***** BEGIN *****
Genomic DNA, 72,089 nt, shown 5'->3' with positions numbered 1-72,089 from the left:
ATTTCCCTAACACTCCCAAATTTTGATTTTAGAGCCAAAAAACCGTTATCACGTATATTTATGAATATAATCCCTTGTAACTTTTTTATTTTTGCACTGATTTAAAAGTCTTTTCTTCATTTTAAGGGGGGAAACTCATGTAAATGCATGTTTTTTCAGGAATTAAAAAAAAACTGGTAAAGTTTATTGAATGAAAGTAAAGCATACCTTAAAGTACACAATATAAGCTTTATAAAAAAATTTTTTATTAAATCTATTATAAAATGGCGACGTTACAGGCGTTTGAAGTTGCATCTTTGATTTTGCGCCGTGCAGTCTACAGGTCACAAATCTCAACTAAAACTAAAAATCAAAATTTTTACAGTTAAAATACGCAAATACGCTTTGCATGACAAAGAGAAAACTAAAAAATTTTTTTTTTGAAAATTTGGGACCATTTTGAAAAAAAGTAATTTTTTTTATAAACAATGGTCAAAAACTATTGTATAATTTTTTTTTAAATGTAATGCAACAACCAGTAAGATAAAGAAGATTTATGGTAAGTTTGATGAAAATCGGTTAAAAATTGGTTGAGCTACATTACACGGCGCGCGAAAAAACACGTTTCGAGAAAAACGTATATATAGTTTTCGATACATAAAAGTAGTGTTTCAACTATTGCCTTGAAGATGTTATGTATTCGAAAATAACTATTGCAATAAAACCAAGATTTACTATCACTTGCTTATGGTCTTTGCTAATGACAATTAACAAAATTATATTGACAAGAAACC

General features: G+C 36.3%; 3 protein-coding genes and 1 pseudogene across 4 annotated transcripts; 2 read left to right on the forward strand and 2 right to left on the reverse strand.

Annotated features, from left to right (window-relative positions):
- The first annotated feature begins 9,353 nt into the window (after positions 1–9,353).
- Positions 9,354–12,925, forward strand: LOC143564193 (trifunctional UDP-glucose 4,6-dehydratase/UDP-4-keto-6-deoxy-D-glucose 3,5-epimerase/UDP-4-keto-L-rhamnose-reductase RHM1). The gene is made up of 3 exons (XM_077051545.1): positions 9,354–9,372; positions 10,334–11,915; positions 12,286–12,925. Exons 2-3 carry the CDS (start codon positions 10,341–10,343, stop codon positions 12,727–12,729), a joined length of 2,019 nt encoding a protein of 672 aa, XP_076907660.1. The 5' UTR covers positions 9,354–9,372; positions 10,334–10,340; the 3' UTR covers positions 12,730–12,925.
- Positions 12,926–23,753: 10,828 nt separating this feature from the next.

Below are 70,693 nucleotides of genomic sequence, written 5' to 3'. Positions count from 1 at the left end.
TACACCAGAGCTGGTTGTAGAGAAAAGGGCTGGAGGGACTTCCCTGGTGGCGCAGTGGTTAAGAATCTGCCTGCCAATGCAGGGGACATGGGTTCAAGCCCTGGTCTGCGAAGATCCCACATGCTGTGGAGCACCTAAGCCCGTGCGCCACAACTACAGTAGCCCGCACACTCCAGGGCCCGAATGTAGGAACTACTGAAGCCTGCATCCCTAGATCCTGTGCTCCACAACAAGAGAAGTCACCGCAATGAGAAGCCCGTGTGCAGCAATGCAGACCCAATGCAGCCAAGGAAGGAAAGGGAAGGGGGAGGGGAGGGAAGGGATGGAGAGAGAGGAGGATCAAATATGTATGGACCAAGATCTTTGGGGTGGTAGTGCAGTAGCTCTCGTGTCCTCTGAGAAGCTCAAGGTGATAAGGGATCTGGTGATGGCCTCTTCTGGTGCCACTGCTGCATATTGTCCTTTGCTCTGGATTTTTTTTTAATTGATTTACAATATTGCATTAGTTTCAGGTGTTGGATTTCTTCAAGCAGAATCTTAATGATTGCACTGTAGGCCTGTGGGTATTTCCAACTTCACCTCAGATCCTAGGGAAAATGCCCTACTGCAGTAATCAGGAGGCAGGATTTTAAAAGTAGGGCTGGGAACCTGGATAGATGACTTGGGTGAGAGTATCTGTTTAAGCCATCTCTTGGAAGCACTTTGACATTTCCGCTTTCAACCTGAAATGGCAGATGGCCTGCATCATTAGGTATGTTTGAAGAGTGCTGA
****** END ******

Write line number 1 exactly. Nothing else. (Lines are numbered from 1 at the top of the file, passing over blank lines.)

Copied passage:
Genomic DNA, 72,089 nt, shown 5'->3' with positions numbered 1-72,089 from the left: